Rangers Knew About Other Tax Bill
06/04/2011 139 Comments
On 1 April, Rangers’ Chairman, Alastair Johnston, presented his club’s Interim Results for the six month period ending 31 December 2011. A bit of a fuss followed his revelation that Rangers had taken a charge of £2.8m for a tax bill relating to a Discounted Options Scheme used to compensate players between 1999-2003. This is a second, and entirely separate, tax case from the much larger one related to Rangers’ use of Employee Benefits Trusts (EBTs). This smaller bill has been seized by the creative PR staff spinning the on-going “takeover” saga involving Craig Whyte as a snag holding up a deal to sell the club. However, it was Johnston’s claims that this bill “came out of left field” that struck me as strange. So I did some digging.
If Johnston is claiming that no one at Rangers FC knew about this bill, he is either ignorant of the facts or is deliberately misleading his shareholders. It is possible that Johnston and other board members did not know about this bill, but my research reveals that staff at Rangers FC have been aware of this issue for at least two years. Contrary to speculation, this issue was not discovered during Craig Whyte’s (or anyone else’s) due diligence. Back-office staff at Rangers have been corresponding with HMRC on the matter for all of this time, and cannot claim that this was any kind of surprise. After many months of discussion and correspondence, HMRC finally sent an assessment in recent weeks.
If Alastair Johnston’s claims of executive surprise are true, it is indicative of an organizational and leadership vacuum at the club. Certainly, Martin Bain, as Chief Executive charged with day-to-day management of the business, should have been fully aware of this issue. If a “shoot-the-messenger” culture exists that lead accounting staff at Rangers to hide potentially bad news from the Chief Executive, the club is in worse shape than anyone thought. A picture seems to be emerging of a dysfunctional organization that rarely misses an opportunity to do the wrong thing.
This would all appear to be a hangover from the reign of Sir David Murray. It is a familiar issue for companies where an overbearing ego casts a long shadow. Organizational design, delegation of authority, and a common understanding of business ethics are sacrificed to feed Mammon. In such companies, strong middle managers do not develop or they are passed-over for more the more compliant. When the cult of personality fades or is extracted, there is no corporate culture to fall back upon. Either Rangers has become such a troubled company, or Alastair Johnston is mistaken when he claims that no one knew that this issue was brewing. If Martin Bain knew but did not inform the board of developing risks, it would reveal the extent to which Rangers have become distracted by internal feuding and ownership issues.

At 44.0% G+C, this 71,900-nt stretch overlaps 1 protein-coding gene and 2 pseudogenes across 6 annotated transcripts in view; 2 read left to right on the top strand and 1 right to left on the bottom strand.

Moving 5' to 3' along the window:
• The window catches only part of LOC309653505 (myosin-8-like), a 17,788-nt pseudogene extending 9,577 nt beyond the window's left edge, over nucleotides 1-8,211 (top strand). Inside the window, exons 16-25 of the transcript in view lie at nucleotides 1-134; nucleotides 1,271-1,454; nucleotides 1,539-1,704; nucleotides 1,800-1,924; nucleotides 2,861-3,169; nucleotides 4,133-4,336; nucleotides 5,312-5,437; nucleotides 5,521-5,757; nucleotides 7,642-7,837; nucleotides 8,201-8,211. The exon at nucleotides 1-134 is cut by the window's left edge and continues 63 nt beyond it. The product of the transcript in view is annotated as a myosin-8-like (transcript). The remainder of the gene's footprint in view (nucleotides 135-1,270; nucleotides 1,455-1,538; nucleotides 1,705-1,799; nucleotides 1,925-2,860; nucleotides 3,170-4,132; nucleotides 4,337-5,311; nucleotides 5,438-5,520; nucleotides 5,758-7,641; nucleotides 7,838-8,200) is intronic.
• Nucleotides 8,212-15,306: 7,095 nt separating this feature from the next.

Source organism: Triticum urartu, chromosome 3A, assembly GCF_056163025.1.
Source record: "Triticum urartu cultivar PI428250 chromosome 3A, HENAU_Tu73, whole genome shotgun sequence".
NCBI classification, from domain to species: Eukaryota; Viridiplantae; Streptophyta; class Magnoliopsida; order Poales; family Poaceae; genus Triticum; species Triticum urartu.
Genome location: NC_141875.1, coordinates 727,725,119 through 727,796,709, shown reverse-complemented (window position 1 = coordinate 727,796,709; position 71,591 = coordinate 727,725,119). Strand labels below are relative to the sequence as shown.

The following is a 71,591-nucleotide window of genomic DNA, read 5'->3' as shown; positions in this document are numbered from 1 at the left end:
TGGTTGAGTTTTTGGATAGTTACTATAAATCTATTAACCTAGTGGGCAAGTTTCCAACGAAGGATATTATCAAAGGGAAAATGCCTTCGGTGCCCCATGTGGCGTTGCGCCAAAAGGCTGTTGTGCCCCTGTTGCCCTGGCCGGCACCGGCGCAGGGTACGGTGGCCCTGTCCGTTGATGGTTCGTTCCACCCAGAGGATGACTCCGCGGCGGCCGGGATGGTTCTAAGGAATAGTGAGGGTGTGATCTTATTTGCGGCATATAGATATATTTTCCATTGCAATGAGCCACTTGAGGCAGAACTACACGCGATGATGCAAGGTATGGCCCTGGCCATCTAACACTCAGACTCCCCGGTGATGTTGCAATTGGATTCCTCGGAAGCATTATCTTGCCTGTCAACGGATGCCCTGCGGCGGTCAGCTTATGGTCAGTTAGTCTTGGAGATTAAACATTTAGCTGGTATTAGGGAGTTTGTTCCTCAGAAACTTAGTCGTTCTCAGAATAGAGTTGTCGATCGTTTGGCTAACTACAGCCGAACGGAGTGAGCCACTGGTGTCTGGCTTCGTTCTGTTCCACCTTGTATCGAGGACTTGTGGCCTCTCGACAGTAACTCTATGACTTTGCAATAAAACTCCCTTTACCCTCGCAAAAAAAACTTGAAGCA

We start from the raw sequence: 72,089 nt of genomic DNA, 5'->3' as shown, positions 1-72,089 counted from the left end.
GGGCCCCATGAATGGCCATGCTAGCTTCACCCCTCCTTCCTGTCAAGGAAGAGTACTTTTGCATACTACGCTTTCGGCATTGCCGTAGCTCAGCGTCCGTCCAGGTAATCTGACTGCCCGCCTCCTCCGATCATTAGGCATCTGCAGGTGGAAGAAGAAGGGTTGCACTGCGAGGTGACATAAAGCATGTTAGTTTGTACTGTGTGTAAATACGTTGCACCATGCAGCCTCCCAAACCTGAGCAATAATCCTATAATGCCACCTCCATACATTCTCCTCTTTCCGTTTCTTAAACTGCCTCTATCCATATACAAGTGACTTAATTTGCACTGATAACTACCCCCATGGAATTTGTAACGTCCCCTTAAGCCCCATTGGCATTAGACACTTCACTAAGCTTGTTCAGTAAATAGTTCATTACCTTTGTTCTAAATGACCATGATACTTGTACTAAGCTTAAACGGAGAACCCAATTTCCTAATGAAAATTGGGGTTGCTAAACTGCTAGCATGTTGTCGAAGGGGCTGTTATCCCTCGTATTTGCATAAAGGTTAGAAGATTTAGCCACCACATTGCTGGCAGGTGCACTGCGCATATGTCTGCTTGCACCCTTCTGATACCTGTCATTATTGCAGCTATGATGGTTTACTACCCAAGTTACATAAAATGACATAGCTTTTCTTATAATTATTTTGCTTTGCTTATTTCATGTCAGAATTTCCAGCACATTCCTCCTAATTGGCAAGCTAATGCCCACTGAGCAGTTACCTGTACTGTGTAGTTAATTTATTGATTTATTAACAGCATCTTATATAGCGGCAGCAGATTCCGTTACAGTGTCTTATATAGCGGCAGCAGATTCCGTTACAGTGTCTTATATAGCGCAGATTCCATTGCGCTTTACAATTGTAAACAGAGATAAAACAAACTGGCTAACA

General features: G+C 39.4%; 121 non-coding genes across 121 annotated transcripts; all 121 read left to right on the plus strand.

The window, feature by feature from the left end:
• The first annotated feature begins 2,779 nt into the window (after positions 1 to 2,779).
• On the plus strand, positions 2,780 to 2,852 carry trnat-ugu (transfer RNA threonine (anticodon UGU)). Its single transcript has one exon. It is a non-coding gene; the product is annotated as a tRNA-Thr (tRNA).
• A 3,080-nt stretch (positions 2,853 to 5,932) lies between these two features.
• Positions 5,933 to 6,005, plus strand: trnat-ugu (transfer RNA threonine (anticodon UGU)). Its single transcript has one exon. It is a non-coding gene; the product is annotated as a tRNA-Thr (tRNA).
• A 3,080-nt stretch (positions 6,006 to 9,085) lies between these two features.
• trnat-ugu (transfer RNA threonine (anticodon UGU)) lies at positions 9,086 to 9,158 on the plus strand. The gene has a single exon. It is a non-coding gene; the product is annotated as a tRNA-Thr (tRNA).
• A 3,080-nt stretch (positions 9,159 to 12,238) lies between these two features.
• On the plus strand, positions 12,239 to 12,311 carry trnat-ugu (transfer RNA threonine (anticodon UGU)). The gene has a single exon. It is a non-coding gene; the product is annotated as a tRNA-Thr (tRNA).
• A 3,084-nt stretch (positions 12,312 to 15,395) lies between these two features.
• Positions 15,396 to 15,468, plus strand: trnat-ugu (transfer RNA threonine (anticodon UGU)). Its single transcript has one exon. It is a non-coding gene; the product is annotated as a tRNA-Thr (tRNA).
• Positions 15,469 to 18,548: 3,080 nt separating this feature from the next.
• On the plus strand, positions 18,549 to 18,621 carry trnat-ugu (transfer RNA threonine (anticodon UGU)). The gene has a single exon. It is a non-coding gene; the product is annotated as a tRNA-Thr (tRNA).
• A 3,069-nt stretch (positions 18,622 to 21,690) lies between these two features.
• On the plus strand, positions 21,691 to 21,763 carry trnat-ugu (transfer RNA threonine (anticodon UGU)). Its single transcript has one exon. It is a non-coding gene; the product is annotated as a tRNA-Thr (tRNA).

The obvious next question: Are there any more tax issues?
I have been told of a few issues bubbling under. It should not surprise us that more issues exist. Once you ‘cross the Rubicon’ and embark upon what is, at best, a high risk taxation strategy, your door will be open to every snake-oil selling law firm with a plan. Other schemes in which it has been claimed that Rangers have participated over the last decade include one to award share warrants in cash-rich offshore companies to staff and to make use of film partnerships. (Coincidentally, this last scheme was apparently used to compensate a former Rangers manager who bears a startling resemblance to the actor David Caruso).
Whether investigations into these other issues ever result in additional tax assessments remains to be seen. Nevertheless, it is clear that when a revitalised Celtic started to apply pressure on Rangers in the late 1990s, Sir David Murray directed the club to chart a course which now imperils its very existence.